rough consensus (was Re: "trouble maker")

Dave Crocker dhc at
Wed Jun 25 13:27:10 CEST 2003


JS> "What is rough consensus?" How rough is "rough"?

JS> Unfortunately, this was not particular well-defined even tho it is one
JS> general answer of "rough consensus" are super-super majority.
JS> The general figure is >75%-80% but bear in mind that we dont "vote",

From RFC 2418, IETF Working Group Guidelines and Procedures:

   3.3. Session management

   Working groups make decisions through a "rough consensus" process.
   IETF consensus does not require that all participants agree although
   this is, of course, preferred.  In general, the dominant view of the
   working group shall prevail.  (However, it must be noted that
   "dominance" is not to be determined on the basis of volume or
   persistence, but rather a more general sense of agreement.) Consensus
   can be determined by a show of hands, humming, or any other means on
   which the WG agrees (by rough consensus, of course).  Note that 51%
   of the working group does not qualify as "rough consensus" and 99% is
   better than rough.  It is up to the Chair to determine if rough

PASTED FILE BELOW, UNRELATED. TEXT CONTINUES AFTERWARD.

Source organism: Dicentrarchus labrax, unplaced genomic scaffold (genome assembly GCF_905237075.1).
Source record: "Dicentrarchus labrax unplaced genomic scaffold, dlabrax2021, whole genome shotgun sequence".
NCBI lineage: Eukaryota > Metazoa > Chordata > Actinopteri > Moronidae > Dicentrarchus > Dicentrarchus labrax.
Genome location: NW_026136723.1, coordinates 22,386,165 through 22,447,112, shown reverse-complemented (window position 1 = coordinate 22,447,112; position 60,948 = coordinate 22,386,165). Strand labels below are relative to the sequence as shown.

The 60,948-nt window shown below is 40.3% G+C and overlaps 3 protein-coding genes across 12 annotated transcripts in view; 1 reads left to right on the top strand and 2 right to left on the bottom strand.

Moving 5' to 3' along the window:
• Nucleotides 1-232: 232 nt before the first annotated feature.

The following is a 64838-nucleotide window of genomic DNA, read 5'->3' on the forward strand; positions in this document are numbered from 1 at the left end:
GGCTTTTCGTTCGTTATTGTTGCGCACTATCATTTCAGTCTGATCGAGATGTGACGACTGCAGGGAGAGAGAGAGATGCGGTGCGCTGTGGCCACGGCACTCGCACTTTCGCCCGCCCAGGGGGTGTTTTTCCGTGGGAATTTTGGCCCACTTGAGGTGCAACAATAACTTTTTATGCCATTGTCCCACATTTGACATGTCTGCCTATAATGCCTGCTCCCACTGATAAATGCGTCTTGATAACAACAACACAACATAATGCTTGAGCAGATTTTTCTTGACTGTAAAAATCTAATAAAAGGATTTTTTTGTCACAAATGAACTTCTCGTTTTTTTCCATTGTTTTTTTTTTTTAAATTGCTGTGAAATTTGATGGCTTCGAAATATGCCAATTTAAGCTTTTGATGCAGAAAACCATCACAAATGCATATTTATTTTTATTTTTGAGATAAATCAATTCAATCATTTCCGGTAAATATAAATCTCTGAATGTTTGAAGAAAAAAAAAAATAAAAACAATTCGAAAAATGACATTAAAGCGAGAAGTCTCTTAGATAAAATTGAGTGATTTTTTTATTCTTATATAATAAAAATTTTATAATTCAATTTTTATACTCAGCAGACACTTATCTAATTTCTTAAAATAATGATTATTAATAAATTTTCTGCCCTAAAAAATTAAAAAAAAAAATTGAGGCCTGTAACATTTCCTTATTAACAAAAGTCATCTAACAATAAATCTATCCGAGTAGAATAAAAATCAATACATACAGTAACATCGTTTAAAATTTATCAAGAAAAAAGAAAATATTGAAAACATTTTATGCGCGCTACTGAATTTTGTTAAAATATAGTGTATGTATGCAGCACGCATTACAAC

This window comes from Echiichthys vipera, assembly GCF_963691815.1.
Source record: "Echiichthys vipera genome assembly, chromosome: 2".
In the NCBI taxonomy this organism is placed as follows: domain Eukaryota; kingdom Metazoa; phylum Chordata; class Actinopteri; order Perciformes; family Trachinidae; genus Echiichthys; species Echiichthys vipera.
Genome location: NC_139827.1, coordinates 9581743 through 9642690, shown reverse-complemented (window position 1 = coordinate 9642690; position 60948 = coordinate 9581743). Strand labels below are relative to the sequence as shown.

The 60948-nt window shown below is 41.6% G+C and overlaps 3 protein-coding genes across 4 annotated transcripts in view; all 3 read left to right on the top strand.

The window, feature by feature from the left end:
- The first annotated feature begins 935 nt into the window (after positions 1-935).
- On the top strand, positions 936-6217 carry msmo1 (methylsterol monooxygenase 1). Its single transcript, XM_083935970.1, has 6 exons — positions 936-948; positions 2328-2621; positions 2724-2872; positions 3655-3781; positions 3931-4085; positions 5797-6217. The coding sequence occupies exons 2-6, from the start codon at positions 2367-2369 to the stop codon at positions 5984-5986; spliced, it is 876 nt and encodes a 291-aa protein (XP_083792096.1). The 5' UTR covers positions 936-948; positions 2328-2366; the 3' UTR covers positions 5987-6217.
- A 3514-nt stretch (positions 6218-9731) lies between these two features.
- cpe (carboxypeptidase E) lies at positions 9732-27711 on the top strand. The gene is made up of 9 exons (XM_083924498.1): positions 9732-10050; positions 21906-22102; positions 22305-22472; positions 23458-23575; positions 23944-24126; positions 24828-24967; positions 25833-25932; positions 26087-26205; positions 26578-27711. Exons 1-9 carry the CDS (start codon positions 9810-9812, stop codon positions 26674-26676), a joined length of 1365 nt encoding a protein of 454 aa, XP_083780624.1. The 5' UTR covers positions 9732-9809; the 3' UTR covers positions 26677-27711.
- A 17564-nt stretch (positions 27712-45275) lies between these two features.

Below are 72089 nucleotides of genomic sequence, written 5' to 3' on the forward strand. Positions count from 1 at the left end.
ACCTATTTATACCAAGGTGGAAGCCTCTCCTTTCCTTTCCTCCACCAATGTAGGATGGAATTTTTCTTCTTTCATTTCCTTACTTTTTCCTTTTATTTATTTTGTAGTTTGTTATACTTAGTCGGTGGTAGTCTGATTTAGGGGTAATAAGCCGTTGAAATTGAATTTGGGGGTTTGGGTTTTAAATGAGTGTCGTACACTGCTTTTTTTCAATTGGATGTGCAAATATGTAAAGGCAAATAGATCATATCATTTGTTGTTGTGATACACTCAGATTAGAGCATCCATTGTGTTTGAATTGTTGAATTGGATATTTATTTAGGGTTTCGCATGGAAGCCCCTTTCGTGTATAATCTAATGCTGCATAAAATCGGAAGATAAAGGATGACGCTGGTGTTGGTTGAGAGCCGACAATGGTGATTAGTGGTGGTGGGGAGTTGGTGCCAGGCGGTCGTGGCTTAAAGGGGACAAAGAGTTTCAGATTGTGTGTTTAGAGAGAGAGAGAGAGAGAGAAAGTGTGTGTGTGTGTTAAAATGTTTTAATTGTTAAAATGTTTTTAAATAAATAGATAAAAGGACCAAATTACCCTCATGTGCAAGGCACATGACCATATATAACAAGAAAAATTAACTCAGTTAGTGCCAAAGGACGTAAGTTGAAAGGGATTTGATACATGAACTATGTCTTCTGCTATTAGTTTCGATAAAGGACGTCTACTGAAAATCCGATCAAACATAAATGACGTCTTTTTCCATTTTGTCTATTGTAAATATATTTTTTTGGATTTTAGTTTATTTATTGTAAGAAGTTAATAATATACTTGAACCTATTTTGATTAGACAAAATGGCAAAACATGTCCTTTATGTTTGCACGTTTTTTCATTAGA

consensus has been reached.

The rest of that sub-section has useful discussion about the pragmatic
aspects of assessing rough consensus.

While the definition of rough consensus is not mathematical, I believe
it actually is pretty clear:

If we can tell what the "dominant" view of the group is, then there is
rough consensus.

References to super-super majorities and numbers like 75% are merely
ways of suggesting what it takes to make a dominant view clear without
having formal measurement methodologies.

The nature of the rough consensus approach to decision-making is not
just that we don't have membership. It is recognition that mathematical
majority doesn't mean much if there is inadequate community support for
a decision.

If there is rough consensus, then there is *clear* community support for
the decision. Even if there is a vigorous minority calling for a
different outcome, our being able to see that there is a rough consensus
*in favor* of the decision gives us some hope that the decision will
mean forward progress and community *use* of the decision.

Of course, rough consensus does not mean much if there is no one
participating.  75% of 6 people is not going to mean much about
community use.

 Dave Crocker <mailto:dcrocker at>
 Brandenburg InternetWorking <>
 Sunnyvale, CA  USA <tel:+1.408.246.8253>, <fax:+1.866.358.5301>

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